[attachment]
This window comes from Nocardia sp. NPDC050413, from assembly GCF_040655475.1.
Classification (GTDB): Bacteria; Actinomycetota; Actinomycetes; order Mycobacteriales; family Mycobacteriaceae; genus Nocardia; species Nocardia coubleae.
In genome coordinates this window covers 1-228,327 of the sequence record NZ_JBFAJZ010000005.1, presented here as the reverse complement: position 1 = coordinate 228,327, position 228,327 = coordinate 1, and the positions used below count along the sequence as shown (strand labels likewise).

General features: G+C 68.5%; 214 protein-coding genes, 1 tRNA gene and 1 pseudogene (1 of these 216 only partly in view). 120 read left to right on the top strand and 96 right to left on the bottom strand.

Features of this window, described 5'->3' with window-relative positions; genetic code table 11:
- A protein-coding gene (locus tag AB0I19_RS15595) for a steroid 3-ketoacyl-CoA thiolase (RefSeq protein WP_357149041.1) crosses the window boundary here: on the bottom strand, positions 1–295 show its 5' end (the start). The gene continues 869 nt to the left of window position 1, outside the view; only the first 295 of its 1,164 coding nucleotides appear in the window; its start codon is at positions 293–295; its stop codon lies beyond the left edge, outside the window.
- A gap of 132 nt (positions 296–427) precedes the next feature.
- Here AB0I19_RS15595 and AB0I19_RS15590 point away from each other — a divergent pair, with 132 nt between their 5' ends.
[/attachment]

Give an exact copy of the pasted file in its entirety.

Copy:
This window comes from Nocardia sp. NPDC050413, from assembly GCF_040655475.1.
Classification (GTDB): Bacteria; Actinomycetota; Actinomycetes; order Mycobacteriales; family Mycobacteriaceae; genus Nocardia; species Nocardia coubleae.
In genome coordinates this window covers 1-228,327 of the sequence record NZ_JBFAJZ010000005.1, presented here as the reverse complement: position 1 = coordinate 228,327, position 228,327 = coordinate 1, and the positions used below count along the sequence as shown (strand labels likewise).

General features: G+C 68.5%; 214 protein-coding genes, 1 tRNA gene and 1 pseudogene (1 of these 216 only partly in view). 120 read left to right on the top strand and 96 right to left on the bottom strand.

Features of this window, described 5'->3' with window-relative positions; genetic code table 11:
- A protein-coding gene (locus tag AB0I19_RS15595) for a steroid 3-ketoacyl-CoA thiolase (RefSeq protein WP_357149041.1) crosses the window boundary here: on the bottom strand, positions 1–295 show its 5' end (the start). The gene continues 869 nt to the left of window position 1, outside the view; only the first 295 of its 1,164 coding nucleotides appear in the window; its start codon is at positions 293–295; its stop codon lies beyond the left edge, outside the window.
- A gap of 132 nt (positions 296–427) precedes the next feature.
- Here AB0I19_RS15595 and AB0I19_RS15590 point away from each other — a divergent pair, with 132 nt between their 5' ends.